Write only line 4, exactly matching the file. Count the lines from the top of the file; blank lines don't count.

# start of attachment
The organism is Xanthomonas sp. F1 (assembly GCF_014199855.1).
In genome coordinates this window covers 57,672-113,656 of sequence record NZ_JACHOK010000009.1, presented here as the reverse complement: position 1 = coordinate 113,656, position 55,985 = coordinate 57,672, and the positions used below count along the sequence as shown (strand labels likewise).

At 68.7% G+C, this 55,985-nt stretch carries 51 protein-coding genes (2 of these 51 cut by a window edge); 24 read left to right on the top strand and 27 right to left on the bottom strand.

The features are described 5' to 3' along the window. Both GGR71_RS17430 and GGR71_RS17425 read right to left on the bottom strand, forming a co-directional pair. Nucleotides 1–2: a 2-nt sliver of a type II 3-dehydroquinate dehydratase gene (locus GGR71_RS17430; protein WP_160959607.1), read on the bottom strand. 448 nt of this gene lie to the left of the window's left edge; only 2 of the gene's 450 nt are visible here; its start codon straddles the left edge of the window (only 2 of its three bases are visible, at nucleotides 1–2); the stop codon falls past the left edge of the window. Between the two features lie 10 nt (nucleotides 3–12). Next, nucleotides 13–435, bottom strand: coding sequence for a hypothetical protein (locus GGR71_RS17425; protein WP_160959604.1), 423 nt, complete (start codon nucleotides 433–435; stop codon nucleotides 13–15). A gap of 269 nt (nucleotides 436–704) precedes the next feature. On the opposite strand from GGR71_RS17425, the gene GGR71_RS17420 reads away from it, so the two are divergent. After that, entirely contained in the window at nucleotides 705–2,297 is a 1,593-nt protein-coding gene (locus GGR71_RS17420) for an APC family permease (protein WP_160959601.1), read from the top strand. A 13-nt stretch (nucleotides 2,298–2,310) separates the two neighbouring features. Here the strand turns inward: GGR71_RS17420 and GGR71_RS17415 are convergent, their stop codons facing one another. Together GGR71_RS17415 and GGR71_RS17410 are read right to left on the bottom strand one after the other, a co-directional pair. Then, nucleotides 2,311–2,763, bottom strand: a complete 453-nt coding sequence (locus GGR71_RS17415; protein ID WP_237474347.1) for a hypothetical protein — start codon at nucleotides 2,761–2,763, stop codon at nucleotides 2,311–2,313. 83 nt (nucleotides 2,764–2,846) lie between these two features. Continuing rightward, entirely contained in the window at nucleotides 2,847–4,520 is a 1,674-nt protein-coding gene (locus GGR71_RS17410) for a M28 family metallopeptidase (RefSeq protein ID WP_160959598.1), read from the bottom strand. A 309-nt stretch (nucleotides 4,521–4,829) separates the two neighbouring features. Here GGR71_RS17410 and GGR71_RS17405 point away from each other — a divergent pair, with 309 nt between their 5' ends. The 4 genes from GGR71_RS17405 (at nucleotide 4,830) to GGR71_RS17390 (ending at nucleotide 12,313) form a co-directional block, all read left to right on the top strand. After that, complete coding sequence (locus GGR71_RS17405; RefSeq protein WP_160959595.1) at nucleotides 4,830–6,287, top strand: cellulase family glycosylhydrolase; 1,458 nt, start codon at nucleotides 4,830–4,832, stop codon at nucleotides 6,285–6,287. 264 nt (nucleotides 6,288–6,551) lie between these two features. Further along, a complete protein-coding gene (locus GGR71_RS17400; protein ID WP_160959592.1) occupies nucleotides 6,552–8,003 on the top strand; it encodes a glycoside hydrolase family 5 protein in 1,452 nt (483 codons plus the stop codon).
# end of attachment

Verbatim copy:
The features are described 5' to 3' along the window. Both GGR71_RS17430 and GGR71_RS17425 read right to left on the bottom strand, forming a co-directional pair. Nucleotides 1–2: a 2-nt sliver of a type II 3-dehydroquinate dehydratase gene (locus GGR71_RS17430; protein WP_160959607.1), read on the bottom strand. 448 nt of this gene lie to the left of the window's left edge; only 2 of the gene's 450 nt are visible here; its start codon straddles the left edge of the window (only 2 of its three bases are visible, at nucleotides 1–2); the stop codon falls past the left edge of the window. Between the two features lie 10 nt (nucleotides 3–12). Next, nucleotides 13–435, bottom strand: coding sequence for a hypothetical protein (locus GGR71_RS17425; protein WP_160959604.1), 423 nt, complete (start codon nucleotides 433–435; stop codon nucleotides 13–15). A gap of 269 nt (nucleotides 436–704) precedes the next feature. On the opposite strand from GGR71_RS17425, the gene GGR71_RS17420 reads away from it, so the two are divergent. After that, entirely contained in the window at nucleotides 705–2,297 is a 1,593-nt protein-coding gene (locus GGR71_RS17420) for an APC family permease (protein WP_160959601.1), read from the top strand. A 13-nt stretch (nucleotides 2,298–2,310) separates the two neighbouring features. Here the strand turns inward: GGR71_RS17420 and GGR71_RS17415 are convergent, their stop codons facing one another. Together GGR71_RS17415 and GGR71_RS17410 are read right to left on the bottom strand one after the other, a co-directional pair. Then, nucleotides 2,311–2,763, bottom strand: a complete 453-nt coding sequence (locus GGR71_RS17415; protein ID WP_237474347.1) for a hypothetical protein — start codon at nucleotides 2,761–2,763, stop codon at nucleotides 2,311–2,313. 83 nt (nucleotides 2,764–2,846) lie between these two features. Continuing rightward, entirely contained in the window at nucleotides 2,847–4,520 is a 1,674-nt protein-coding gene (locus GGR71_RS17410) for a M28 family metallopeptidase (RefSeq protein ID WP_160959598.1), read from the bottom strand. A 309-nt stretch (nucleotides 4,521–4,829) separates the two neighbouring features. Here GGR71_RS17410 and GGR71_RS17405 point away from each other — a divergent pair, with 309 nt between their 5' ends. The 4 genes from GGR71_RS17405 (at nucleotide 4,830) to GGR71_RS17390 (ending at nucleotide 12,313) form a co-directional block, all read left to right on the top strand. After that, complete coding sequence (locus GGR71_RS17405; RefSeq protein WP_160959595.1) at nucleotides 4,830–6,287, top strand: cellulase family glycosylhydrolase; 1,458 nt, start codon at nucleotides 4,830–4,832, stop codon at nucleotides 6,285–6,287. 264 nt (nucleotides 6,288–6,551) lie between these two features. Further along, a complete protein-coding gene (locus GGR71_RS17400; protein ID WP_160959592.1) occupies nucleotides 6,552–8,003 on the top strand; it encodes a glycoside hydrolase family 5 protein in 1,452 nt (483 codons plus the stop codon).